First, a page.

Spanish LGBTQ groups wary of monkeypox stigma as Pride nears

In this photo provided by the Unidad de Microscopía Electrónica del ISCIII in Madrid, on Thursday May 26, 2022, an electronic microscope image shows the monkeypox virus seen by a team from the Arbovirus Laboratory and the Genomics and Bioinformatics Units of the Carlos III Health Institute (ISCIII) in Madrid. Health authorities in Europe, North America, Israel and Australia have identified more than 100 cases of monkeypox in recent days. (Unidad de Microscopía Electrónica del ISCIII, via AP)

With one of Europe’s largest gay pride celebrations right around the corner, Spain’s LGBTQ community is worried that the outbreaks of monkeypox on the continent could lead to an increase in homophobic sentiment based on misunderstandings of the disease.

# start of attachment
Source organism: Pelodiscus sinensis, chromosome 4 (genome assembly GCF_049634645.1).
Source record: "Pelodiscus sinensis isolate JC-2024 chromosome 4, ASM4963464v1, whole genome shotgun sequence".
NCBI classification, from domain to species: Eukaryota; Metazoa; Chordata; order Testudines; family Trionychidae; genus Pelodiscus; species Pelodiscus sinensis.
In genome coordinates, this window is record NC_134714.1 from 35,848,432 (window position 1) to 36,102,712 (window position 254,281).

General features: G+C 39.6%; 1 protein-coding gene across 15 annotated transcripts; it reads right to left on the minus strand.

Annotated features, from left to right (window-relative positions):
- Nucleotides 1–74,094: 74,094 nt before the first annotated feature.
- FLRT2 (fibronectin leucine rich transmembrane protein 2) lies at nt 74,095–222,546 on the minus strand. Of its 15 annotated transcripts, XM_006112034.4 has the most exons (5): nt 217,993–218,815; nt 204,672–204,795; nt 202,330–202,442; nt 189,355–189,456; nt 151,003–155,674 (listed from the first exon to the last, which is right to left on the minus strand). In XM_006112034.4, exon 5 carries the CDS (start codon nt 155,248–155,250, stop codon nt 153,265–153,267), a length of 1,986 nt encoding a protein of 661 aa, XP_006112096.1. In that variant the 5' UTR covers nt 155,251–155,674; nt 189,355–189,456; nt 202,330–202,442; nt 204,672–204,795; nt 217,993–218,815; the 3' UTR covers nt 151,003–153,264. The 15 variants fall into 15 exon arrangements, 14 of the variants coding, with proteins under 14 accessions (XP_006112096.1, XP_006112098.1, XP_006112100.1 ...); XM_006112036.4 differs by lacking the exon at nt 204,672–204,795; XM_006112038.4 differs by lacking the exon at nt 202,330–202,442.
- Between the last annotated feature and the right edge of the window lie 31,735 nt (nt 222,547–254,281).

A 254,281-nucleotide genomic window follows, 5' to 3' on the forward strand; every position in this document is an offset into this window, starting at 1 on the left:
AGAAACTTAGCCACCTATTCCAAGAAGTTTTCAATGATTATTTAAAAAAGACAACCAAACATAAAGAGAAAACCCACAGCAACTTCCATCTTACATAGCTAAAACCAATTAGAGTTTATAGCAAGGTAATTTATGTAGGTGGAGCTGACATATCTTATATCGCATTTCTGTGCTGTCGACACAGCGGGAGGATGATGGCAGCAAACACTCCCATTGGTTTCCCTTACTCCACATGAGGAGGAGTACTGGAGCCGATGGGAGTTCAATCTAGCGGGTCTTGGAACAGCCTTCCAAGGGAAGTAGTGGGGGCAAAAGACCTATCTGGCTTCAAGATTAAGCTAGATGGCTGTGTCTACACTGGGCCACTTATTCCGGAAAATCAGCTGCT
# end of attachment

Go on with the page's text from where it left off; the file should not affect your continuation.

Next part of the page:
Spanish health authorities said Friday there were now 98 confirmed cases in the country, the highest number in Europe. The tally includes one woman, the region of Madrid said Friday. The World Health Organization has reported nearly 200 cases of monkeypox in more than 20 countries not usually known to have outbreaks of the unusual disease.

Health authorities have centered their investigations on links between a Gay Pride event in the Canary Islands that drew 80,000 people earlier this month, and cases linked to a Madrid sauna.

But some people, particularly gay and bisexual men, believe there is a touch of homophobic hysteria in the wider public’s reaction to the rare outbreak outside of Africa, where it has long been endemic.

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